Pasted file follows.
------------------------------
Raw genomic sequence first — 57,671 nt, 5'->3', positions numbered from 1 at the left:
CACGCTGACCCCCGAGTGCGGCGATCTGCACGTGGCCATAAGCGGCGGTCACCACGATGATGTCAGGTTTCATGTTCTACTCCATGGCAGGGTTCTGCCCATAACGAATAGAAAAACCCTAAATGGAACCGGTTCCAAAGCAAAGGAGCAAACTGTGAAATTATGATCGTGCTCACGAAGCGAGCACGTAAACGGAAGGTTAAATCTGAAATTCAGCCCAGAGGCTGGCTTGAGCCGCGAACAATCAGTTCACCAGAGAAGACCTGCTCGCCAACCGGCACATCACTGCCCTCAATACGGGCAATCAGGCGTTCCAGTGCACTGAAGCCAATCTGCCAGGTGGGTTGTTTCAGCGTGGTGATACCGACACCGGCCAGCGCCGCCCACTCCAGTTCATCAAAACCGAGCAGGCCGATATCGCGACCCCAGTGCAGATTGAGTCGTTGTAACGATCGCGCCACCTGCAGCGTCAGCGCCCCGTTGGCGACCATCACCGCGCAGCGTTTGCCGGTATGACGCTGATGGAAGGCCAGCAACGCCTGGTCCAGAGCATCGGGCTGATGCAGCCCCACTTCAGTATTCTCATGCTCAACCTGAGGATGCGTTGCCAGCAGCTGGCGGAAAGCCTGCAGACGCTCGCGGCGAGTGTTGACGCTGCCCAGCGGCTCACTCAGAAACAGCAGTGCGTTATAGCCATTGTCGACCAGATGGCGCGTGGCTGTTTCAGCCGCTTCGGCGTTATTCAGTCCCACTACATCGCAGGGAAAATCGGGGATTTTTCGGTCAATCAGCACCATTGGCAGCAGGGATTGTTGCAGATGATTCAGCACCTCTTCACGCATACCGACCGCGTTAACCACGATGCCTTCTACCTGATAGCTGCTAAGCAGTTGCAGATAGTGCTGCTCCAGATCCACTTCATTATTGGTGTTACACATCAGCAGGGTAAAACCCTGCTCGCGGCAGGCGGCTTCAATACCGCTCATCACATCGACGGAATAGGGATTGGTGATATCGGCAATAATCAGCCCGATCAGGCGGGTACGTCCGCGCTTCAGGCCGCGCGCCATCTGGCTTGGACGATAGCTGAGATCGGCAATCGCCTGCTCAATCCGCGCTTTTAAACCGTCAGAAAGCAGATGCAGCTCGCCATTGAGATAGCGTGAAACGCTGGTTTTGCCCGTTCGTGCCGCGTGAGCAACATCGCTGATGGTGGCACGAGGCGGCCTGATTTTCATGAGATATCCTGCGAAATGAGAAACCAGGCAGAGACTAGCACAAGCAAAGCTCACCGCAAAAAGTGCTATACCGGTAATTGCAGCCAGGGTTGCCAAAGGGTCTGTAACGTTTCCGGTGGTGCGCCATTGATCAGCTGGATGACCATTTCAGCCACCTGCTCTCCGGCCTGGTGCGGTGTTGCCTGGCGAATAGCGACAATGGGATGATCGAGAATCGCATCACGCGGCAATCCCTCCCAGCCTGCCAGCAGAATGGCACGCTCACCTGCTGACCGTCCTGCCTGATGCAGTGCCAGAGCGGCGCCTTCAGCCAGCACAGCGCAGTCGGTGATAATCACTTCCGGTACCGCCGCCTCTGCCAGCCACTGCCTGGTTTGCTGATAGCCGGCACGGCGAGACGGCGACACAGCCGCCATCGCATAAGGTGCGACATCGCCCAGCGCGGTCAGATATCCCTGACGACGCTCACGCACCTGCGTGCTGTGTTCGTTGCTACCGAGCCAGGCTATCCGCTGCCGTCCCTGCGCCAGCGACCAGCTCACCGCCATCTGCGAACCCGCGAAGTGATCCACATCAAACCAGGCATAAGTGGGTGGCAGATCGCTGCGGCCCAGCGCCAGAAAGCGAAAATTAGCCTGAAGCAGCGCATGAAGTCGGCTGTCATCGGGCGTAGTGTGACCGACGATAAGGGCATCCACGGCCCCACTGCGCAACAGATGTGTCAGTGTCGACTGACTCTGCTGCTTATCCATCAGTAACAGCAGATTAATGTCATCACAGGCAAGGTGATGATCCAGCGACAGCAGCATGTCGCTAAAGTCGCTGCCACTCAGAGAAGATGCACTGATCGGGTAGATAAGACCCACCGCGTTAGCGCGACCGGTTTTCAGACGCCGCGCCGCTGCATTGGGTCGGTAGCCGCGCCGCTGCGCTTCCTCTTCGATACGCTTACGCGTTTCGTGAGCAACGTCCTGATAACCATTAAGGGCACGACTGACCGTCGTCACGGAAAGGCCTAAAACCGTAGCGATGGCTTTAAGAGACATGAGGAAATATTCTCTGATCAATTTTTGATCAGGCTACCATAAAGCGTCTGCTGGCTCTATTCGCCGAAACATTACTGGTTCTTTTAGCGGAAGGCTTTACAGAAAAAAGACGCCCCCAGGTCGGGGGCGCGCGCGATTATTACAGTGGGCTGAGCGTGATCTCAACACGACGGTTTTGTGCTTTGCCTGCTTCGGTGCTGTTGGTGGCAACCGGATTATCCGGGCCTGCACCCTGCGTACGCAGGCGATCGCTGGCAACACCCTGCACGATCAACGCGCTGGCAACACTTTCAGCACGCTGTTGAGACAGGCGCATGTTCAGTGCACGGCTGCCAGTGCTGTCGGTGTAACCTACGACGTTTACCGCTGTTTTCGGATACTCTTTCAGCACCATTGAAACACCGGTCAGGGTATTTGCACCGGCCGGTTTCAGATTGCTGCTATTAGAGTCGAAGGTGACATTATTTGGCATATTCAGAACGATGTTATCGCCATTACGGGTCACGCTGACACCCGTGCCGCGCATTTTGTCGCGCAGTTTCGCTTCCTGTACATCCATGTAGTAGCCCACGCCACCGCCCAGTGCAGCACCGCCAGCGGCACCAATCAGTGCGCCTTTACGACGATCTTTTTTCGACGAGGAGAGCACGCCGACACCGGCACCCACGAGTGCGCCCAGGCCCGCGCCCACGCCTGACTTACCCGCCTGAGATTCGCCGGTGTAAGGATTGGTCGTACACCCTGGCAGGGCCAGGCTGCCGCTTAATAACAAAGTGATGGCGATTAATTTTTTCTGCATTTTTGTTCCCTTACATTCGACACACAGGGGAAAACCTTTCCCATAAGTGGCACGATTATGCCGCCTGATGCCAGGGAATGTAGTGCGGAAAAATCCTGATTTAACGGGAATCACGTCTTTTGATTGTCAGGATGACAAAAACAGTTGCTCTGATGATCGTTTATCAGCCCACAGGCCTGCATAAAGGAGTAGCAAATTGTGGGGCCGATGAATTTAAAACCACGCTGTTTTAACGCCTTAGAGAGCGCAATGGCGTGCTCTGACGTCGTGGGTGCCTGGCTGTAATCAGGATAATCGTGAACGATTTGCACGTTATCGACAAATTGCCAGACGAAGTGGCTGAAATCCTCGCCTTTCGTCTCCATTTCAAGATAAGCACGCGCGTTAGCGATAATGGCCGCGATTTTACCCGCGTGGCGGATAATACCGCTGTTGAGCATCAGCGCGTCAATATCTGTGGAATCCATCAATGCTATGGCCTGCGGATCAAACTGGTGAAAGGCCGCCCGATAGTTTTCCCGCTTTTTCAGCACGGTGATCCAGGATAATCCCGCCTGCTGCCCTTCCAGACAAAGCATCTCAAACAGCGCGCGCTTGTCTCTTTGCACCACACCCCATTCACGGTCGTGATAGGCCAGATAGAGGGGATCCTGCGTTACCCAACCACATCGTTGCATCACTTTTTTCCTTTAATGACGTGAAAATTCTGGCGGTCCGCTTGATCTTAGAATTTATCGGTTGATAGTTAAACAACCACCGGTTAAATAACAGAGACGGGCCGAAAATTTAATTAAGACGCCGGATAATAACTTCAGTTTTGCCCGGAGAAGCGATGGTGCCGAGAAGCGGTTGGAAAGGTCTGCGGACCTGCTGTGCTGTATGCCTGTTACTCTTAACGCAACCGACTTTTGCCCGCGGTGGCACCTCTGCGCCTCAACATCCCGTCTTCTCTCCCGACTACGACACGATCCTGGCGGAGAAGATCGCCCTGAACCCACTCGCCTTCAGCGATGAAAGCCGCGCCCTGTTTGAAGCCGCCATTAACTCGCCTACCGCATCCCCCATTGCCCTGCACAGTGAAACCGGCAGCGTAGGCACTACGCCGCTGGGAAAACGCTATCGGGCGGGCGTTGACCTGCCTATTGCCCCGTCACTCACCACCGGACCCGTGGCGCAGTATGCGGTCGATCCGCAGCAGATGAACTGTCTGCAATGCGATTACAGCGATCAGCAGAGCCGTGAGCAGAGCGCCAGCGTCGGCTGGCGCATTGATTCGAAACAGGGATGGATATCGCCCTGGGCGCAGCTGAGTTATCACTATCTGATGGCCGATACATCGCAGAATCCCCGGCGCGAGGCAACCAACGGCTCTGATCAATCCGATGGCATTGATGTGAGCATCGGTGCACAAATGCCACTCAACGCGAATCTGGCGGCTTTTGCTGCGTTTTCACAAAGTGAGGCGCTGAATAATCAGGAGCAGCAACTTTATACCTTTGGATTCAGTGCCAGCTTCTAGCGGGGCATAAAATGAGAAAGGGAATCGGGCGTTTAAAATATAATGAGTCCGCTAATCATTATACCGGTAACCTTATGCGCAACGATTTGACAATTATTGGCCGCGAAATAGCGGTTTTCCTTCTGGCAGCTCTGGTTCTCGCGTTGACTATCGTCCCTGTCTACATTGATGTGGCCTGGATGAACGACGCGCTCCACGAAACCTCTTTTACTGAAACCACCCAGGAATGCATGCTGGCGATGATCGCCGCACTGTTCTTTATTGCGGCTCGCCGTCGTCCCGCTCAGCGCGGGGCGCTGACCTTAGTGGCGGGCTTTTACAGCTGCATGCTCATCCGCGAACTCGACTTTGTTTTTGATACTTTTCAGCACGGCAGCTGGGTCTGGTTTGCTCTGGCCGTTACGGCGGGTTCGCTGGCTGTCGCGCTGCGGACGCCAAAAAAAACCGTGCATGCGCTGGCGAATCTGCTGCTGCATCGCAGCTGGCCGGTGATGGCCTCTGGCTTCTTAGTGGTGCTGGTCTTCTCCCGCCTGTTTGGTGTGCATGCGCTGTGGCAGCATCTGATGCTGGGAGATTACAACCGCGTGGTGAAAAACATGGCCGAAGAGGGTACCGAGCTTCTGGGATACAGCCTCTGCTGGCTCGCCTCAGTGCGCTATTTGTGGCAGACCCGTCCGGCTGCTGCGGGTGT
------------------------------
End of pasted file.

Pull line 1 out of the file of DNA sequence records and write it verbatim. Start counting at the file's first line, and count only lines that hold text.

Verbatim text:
Raw genomic sequence first — 57,671 nt, 5'->3', positions numbered from 1 at the left: